Tuesday, February 13

Attention libertarians: We come in peace.

One of the beneficial side effects of George W. Bush's so far disastrous presidency -- kind of like, Man, that six months of chemotherapy really sucked, but hey, I lost 30 pounds -- is that it has all but vaporized the longstanding myth that Republicans, even those who claim to be dyed-in-the-wool conservatives, really give a rat's ass about smaller government.

Libertarian-leaning conservatives, in particular, are getting pissed in a big way, as well they should be. I'll give you an example in my friend Josh, whom I've known and sparred with politically since college. Josh gives me plenty of grief for being a bleeding-heart pinko liberal, and I fire right back at him with plenty of pointed questions about how, if he's such a big libertarian, he's always pulling the "R" lever when shit-or-get-off-the-pot time rolls around every November. But at the risk of sounding patronizing, Josh has made some big strides lately, and he's been making them faster than a whole bunch of his conservative brethren: He rightly saw last fall's Congressional election results as a big wake-up call for the GOP, and he laid into Georgia's so-called conservative governor, Sonny Perdue, for apparently not thinking that Georgia's citizens are grown-up enough to even determine for themselves whether they should be allowed to buy beer on a Sunday.

If you can buy it on Sunday in Lynchburg, Virginia, Jerry Falwell's backyard -- and you can -- you should be able to buy it on Sunday in Atlanta.

Am I sitting around waiting for Josh to start voting Democratic with a vengeance? Nope. I just now tried to picture him hanging out at one of the Tent City tailgates wearing an Obama '08 T-shirt and proclaiming an acute case of Barack fever, and it was about the most surreal thing I've ever imagined. (Don't even get me started on Hillary Clinton.) But as a left-leaning Democrat, I don't think it's too much to ask that libertarians, or at least those who purport to be, take a step back and ask themselves if the Democrats are still the real antagonists to their beliefs these days.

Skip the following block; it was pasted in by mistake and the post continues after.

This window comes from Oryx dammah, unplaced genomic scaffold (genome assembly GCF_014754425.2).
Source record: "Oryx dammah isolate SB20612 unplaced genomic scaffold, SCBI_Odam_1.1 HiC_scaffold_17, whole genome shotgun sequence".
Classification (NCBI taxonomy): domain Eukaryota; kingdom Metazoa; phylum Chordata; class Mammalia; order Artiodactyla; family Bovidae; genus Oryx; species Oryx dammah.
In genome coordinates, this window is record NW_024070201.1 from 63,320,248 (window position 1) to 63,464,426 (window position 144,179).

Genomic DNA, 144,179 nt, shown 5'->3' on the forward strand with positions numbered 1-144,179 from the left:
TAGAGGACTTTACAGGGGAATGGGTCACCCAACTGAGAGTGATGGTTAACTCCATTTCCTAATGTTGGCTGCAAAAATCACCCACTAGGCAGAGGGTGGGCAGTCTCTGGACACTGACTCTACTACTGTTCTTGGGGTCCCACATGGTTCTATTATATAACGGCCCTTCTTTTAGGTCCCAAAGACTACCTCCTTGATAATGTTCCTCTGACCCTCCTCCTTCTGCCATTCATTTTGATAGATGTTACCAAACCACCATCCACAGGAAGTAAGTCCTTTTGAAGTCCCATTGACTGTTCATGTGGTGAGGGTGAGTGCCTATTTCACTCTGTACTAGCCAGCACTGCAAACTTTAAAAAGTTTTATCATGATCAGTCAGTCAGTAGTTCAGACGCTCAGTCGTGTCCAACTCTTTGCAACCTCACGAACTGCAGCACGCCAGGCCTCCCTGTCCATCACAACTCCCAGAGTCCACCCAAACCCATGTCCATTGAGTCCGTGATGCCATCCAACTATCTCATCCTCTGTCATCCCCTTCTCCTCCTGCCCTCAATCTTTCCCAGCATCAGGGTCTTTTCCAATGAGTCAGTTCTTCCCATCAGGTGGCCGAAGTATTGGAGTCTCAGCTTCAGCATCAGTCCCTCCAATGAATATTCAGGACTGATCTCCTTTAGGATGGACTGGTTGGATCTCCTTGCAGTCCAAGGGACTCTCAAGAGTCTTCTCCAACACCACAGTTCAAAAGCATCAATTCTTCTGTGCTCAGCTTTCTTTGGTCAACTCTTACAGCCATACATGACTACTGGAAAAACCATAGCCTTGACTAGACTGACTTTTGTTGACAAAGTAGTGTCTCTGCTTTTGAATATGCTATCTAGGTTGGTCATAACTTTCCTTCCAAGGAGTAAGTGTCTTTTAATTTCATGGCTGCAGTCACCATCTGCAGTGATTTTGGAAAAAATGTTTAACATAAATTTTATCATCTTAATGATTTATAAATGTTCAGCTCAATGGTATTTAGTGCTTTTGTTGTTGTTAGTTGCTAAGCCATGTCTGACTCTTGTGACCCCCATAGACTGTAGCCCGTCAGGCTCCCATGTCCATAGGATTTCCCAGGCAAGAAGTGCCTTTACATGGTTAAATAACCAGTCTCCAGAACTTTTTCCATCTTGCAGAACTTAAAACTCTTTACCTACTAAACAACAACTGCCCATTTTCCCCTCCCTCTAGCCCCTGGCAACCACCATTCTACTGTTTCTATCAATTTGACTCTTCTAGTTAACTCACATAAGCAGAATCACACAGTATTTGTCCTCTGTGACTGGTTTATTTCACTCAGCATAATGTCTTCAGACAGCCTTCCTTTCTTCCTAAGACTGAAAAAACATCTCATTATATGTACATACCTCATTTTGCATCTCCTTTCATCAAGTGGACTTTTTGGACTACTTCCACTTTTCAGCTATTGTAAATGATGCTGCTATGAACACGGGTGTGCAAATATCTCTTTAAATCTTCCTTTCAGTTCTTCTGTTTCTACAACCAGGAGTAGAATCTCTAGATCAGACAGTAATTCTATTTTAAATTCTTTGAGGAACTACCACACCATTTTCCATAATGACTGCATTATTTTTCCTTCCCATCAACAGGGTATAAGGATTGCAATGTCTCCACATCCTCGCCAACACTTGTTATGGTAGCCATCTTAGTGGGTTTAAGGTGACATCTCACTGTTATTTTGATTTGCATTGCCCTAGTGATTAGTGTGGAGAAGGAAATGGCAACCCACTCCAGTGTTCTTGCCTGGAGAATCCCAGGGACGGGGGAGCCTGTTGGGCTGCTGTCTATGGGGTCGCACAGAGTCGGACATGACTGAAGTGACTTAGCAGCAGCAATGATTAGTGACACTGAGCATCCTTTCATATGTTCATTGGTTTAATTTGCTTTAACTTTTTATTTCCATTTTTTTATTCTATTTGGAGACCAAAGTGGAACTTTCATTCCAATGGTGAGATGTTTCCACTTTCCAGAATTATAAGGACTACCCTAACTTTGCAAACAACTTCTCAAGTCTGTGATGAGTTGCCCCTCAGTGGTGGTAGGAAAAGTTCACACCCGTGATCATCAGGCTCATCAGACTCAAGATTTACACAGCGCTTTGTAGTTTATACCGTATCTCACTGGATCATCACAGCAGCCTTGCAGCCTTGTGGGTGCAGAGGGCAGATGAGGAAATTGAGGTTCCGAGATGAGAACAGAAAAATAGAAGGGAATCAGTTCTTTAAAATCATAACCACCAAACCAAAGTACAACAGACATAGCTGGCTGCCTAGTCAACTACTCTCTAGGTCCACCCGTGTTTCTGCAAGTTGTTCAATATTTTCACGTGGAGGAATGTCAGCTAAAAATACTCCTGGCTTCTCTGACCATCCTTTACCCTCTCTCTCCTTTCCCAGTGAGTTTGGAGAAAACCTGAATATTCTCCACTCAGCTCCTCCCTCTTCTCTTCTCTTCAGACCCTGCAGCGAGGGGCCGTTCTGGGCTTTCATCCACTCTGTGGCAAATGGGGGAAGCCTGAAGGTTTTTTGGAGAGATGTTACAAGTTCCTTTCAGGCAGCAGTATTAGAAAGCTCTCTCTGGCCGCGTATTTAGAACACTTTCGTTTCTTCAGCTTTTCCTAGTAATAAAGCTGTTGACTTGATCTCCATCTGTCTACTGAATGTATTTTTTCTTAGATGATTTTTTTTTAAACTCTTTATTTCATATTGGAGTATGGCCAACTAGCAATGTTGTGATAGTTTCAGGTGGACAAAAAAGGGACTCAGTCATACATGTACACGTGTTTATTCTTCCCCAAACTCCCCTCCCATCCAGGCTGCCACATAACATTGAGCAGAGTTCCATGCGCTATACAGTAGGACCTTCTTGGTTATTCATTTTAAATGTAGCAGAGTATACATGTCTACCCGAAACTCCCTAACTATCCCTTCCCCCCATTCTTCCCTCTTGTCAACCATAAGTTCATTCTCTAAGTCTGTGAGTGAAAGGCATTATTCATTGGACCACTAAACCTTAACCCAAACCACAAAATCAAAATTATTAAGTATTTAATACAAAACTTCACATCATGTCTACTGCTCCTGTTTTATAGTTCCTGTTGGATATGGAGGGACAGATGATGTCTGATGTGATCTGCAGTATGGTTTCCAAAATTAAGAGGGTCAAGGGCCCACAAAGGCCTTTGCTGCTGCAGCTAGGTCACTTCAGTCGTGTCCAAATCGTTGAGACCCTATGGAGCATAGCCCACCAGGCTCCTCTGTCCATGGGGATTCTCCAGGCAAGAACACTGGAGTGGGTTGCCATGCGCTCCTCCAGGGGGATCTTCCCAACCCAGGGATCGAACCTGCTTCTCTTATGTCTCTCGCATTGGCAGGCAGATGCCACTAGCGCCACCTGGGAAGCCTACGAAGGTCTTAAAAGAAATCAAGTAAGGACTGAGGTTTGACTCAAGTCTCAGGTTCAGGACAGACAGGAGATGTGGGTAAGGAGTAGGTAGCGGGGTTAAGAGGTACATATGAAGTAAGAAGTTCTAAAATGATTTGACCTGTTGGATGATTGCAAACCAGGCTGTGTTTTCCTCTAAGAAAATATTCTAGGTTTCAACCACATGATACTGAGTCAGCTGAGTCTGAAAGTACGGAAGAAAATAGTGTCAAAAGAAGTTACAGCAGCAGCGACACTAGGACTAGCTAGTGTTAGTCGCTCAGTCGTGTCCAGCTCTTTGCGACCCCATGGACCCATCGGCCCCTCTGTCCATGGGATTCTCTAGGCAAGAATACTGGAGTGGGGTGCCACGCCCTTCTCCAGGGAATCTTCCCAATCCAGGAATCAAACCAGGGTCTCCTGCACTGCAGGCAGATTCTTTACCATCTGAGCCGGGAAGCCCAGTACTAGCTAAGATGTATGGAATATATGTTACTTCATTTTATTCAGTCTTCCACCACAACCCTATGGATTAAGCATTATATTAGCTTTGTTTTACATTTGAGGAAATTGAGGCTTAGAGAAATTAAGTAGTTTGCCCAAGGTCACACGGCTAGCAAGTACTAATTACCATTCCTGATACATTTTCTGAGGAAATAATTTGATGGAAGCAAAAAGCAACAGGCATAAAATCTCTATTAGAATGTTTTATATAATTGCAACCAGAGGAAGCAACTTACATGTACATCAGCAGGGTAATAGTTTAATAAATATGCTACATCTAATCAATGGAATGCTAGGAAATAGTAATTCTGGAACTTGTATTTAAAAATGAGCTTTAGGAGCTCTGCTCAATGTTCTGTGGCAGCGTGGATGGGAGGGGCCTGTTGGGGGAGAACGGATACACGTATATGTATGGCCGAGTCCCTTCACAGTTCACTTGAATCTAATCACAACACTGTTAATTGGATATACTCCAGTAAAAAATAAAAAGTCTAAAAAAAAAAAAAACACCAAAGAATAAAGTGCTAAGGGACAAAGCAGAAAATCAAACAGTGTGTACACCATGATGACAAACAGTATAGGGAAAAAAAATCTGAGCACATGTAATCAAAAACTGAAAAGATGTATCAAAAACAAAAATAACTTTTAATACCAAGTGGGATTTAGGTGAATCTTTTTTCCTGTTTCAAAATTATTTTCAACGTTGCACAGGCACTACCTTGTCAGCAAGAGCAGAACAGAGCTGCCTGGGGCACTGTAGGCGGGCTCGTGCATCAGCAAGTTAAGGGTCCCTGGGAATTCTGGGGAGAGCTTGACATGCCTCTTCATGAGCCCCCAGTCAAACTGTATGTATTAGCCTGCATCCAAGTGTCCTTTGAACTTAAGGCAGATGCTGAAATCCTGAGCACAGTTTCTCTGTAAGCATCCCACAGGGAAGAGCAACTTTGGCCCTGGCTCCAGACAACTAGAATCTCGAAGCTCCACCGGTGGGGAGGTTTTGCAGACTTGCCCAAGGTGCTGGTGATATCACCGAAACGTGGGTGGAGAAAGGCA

For the longest time the liberal has seemed to be the bane of the libertarian's existence. Neal Boortz, to my mind a LINO if ever there was one, inveighs against liberals with a vengeance on his radio show, but makes only passing criticisms of so-called conservatives. Up until recently, at least, groups like the CATO Institute railed against big government and blamed it all on liberals.

But let's take a look at some of the things that people like Josh and Neal Boortz consider "libertarian." For starters, they're both pro-choice as far as I know. Guess what? So are the Democrats. They're also pro-gay-rights, or at least they don't think the government has any place restricting them. Neither do the Democrats. Freedom of speech is paramount? The Democrats think so, too -- it's the so-called conservative Republicans who have been pushing stuff like the anti-flag-burning amendment. And I could write a whole month's worth of posts about how the Democrats have been the only ones really fighting for civil liberties the past six years, as George W. Bush has repeatedly taken a Ginsu blade to the Constitution with the full support of the formerly Republican-controlled Congress.